Learning new stuff has a lot to do with your mindset! Just keep plugging away.

The key to my personal success is never giving up.
 

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This brings me way back... I was then learning simple three chords pieces in tiny fake books, campfire tune... met barred chords... I would give a try to the new challenging songs among the others once in a while until the barred chords came quite easy to make. I guess my left hand was just strong enough then. Muscles have to learn new moves and get strenght.

Same kind of progression when arrived my fingerstyle appeal. Yes, chewed elephants a piece at a time. Easy three lines piece I can recall. And I used to buy a bunch of books filled with staffs and often times tablatures, but the sight of some of them just triggered nausea and vertigo. After a few years, I would once in a while open some of those books just to get a look at new stuff and then get surprised, smiling, because some of the pieces now appear quite reachable !

Exploring different styles help because it brings different ways to play, different chords, different phrases, and all that help develop your musical feeling as well as your dexterity on the guitar neck as well as your picking hand. Going from a style to another will help as you will see it when you come back to a formerly difficult tune.

Playing the guitar for yourself has to be fun. My practice sessions begin with warming up (easy pieces, scales, the way you LIKE) and end with satifying pieces to play. I give a try to new pieces somewhere in the session. By the way, I would play between fifteen minutes to two two hours, depending on how I feel... generally around an hour. As a rule, repetitive sessions are generally more rewarding on the long run than lenghty sessions.

Sure, some days, it's no use ! Had a bad night, too tired... interrupted practice session... just babbled on a few basic tunes not satisfying my leisure time. Sometimes I just give a try to a chord change or a progression I have trouble with : can I find another starting position to help my way through this musical phrase ? Sometimes, repeating the phrase without really thinking about fingering brings an answer... Sometimes just put the guitar back KNOWING tomorrow can just be a better day.

Once you are confident that practice just made you better, you only have to keep walking, sometimes slow, sometimes finding yourself almost running without effort, but going ahead... ;-)
 

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Hire a very good, motivating, teacher.

I've hit learning plateaus a couple of times over the years, and the solution, at least for me, was to seek out the aid of a good instructor. It's one thing to know you are in a rut - it's another thing to get out and for whatever reason I ended up not being able to progress beyond it on my own. I tried learning new challenging stuff, doing lots of random exercises, youtube instructional videos on different techniques and diving deeper into theory for an answer. In the end, it was really an outside perspective that worked for me, with someone else tasking me with doing musical things I would not have tried independently, and pushing me outside of my comfort zone.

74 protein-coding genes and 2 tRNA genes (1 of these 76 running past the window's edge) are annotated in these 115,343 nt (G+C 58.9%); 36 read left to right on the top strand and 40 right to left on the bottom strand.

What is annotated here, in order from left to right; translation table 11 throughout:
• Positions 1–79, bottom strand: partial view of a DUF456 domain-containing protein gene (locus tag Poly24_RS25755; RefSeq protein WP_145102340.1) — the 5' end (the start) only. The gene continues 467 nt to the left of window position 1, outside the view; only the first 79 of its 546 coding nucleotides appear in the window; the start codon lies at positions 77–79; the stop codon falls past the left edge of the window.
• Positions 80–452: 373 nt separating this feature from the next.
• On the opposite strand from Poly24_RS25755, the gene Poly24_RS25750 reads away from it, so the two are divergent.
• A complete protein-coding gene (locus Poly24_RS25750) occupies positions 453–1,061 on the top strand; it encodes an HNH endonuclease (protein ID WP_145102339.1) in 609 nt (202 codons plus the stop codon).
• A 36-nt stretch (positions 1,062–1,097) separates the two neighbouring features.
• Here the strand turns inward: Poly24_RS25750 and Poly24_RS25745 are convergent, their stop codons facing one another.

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What everyone says here. Above everything else, try as hard as you can to leave your practice/play session on a positive note...Pun intended. Don't throw the wrench and come back to it next time. Pick up the wrench, put it away, take 5 minutes to play something that gives you a sense of accomplishment, and come back to that issue where the wrench was thrown next time. You might just find the problem wasn't as big as you thought it was.
 

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Just as an aside @brucew , even the accomplished players are "learners". Learning is level based. I have yet to see any musician or guitar slinger who is accomplished stop the learning process. Those learning plateau's are just a different level.
 

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Discussion Starter #13
Small Victories!
So the alternating thumb base seemed to have me at a standstill, so I perused youtube and found some other fingerpicking type songs with "odd to me" finger rotations (for lack of a better description) and just set aside the alternating thumb for a week. (skip james, colter wall, son jackson, james taylor type stuff and also learned, "wild world"(just 'cause I always thought it was a great song))

This afternoon I thought I'd give When I lay my burden down a try, picked up the resonator.............and............it ................just...........happened! :):):)

Wife actually put down her stitching (she likes needlepoint) and came in to watch.

Now I wouldn't say I have it, "down" or anything, but........small victories. Now excuse my while I pour a burbon. :D

Tomorrow's music menu, well, wife's gonna get pretty tired of hearing when I lay my burden down.

Turns out you Can teach an old dog new tricks. ;)